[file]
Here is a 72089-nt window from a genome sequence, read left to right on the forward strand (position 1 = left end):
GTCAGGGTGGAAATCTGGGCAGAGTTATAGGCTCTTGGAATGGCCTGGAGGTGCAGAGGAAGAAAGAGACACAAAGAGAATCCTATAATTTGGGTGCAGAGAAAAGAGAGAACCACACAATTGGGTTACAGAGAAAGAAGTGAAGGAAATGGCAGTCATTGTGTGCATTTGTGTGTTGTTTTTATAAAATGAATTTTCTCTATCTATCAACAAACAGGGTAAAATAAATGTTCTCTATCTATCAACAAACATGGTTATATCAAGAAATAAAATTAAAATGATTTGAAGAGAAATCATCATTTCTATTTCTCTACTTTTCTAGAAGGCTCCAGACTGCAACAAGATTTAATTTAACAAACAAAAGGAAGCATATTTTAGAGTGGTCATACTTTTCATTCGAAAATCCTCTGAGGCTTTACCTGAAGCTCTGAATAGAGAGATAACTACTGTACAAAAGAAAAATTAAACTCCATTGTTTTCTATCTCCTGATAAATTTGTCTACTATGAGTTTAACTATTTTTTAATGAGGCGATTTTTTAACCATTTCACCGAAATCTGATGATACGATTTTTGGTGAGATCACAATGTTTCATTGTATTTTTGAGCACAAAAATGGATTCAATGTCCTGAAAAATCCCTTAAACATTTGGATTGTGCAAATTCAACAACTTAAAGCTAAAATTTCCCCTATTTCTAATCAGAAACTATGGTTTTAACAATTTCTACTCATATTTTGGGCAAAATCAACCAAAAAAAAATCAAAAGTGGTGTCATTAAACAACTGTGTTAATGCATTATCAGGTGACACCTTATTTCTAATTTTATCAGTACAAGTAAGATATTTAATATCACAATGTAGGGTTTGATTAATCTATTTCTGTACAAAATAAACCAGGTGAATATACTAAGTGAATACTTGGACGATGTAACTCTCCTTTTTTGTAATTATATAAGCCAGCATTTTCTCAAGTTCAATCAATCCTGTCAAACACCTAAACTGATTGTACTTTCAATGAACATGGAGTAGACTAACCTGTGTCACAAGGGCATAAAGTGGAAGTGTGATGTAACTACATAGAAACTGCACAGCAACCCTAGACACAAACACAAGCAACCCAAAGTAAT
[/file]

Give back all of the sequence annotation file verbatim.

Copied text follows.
Here is a 72089-nt window from a genome sequence, read left to right on the forward strand (position 1 = left end):
GTCAGGGTGGAAATCTGGGCAGAGTTATAGGCTCTTGGAATGGCCTGGAGGTGCAGAGGAAGAAAGAGACACAAAGAGAATCCTATAATTTGGGTGCAGAGAAAAGAGAGAACCACACAATTGGGTTACAGAGAAAGAAGTGAAGGAAATGGCAGTCATTGTGTGCATTTGTGTGTTGTTTTTATAAAATGAATTTTCTCTATCTATCAACAAACAGGGTAAAATAAATGTTCTCTATCTATCAACAAACATGGTTATATCAAGAAATAAAATTAAAATGATTTGAAGAGAAATCATCATTTCTATTTCTCTACTTTTCTAGAAGGCTCCAGACTGCAACAAGATTTAATTTAACAAACAAAAGGAAGCATATTTTAGAGTGGTCATACTTTTCATTCGAAAATCCTCTGAGGCTTTACCTGAAGCTCTGAATAGAGAGATAACTACTGTACAAAAGAAAAATTAAACTCCATTGTTTTCTATCTCCTGATAAATTTGTCTACTATGAGTTTAACTATTTTTTAATGAGGCGATTTTTTAACCATTTCACCGAAATCTGATGATACGATTTTTGGTGAGATCACAATGTTTCATTGTATTTTTGAGCACAAAAATGGATTCAATGTCCTGAAAAATCCCTTAAACATTTGGATTGTGCAAATTCAACAACTTAAAGCTAAAATTTCCCCTATTTCTAATCAGAAACTATGGTTTTAACAATTTCTACTCATATTTTGGGCAAAATCAACCAAAAAAAAATCAAAAGTGGTGTCATTAAACAACTGTGTTAATGCATTATCAGGTGACACCTTATTTCTAATTTTATCAGTACAAGTAAGATATTTAATATCACAATGTAGGGTTTGATTAATCTATTTCTGTACAAAATAAACCAGGTGAATATACTAAGTGAATACTTGGACGATGTAACTCTCCTTTTTTGTAATTATATAAGCCAGCATTTTCTCAAGTTCAATCAATCCTGTCAAACACCTAAACTGATTGTACTTTCAATGAACATGGAGTAGACTAACCTGTGTCACAAGGGCATAAAGTGGAAGTGTGATGTAACTACATAGAAACTGCACAGCAACCCTAGACACAAACACAAGCAACCCAAAGTAAT